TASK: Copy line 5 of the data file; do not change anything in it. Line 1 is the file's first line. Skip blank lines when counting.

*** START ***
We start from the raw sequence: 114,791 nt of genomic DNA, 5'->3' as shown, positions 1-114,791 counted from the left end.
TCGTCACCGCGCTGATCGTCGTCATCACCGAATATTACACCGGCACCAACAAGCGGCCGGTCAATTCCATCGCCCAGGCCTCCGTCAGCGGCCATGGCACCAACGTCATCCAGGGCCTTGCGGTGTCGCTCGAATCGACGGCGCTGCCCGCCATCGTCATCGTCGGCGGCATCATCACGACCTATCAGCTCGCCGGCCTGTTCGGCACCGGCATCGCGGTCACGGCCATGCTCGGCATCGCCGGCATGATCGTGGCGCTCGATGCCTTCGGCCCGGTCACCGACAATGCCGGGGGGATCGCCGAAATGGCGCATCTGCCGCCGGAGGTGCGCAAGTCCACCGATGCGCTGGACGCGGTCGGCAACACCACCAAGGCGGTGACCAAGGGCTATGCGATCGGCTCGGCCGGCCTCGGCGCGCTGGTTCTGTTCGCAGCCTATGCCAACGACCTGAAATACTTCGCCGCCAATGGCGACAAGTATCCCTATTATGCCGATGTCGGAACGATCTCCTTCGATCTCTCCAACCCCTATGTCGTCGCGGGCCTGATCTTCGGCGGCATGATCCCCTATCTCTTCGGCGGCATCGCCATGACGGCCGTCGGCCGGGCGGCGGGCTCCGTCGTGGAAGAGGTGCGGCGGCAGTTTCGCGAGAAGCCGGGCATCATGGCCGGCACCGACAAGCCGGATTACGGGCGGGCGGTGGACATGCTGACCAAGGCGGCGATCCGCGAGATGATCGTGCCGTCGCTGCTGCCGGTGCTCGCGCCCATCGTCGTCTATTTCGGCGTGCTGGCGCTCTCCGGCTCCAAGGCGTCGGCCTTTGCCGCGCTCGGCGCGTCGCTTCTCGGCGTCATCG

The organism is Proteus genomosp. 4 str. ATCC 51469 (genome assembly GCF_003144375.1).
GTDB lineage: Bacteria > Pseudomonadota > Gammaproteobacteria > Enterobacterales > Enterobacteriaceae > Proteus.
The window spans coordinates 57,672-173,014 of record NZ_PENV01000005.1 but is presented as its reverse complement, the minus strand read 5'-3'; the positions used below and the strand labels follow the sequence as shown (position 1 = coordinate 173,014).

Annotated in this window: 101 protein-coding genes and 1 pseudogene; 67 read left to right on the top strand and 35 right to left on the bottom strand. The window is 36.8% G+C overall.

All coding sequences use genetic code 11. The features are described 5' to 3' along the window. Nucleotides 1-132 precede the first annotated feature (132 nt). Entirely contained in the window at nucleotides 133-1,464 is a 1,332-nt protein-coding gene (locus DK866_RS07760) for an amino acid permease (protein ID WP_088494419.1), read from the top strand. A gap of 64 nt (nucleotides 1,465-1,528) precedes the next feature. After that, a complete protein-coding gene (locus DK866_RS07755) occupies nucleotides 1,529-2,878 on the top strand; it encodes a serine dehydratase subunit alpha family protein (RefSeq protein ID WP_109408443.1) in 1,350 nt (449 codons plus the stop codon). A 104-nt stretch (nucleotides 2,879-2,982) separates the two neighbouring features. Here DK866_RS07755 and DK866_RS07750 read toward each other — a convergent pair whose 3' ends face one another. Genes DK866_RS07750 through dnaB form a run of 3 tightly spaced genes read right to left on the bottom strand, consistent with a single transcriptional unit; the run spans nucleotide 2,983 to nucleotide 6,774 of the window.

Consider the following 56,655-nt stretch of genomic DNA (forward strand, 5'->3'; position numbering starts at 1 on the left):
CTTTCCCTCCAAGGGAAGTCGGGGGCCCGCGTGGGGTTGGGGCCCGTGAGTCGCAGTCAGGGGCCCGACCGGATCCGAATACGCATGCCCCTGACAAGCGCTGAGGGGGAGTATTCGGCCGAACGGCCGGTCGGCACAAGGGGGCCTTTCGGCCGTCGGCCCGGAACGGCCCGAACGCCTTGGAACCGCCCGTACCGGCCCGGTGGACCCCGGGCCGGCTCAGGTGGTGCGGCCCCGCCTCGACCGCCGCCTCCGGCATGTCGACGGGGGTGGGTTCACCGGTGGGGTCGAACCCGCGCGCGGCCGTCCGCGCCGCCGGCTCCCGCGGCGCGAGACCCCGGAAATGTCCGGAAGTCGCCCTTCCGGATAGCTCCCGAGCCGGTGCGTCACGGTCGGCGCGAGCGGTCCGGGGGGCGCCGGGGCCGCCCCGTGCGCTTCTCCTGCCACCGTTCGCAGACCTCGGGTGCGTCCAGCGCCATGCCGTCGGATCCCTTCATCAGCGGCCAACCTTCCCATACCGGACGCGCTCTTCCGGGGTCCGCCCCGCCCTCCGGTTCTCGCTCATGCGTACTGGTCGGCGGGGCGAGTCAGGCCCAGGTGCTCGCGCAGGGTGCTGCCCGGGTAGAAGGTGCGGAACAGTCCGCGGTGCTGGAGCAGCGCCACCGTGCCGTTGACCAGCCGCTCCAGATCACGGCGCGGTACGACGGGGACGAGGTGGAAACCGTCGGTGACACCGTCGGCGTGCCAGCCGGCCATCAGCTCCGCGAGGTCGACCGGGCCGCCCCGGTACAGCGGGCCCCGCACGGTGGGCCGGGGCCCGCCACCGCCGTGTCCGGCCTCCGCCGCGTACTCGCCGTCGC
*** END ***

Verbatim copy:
The window spans coordinates 57,672-173,014 of record NZ_PENV01000005.1 but is presented as its reverse complement, the minus strand read 5'-3'; the positions used below and the strand labels follow the sequence as shown (position 1 = coordinate 173,014).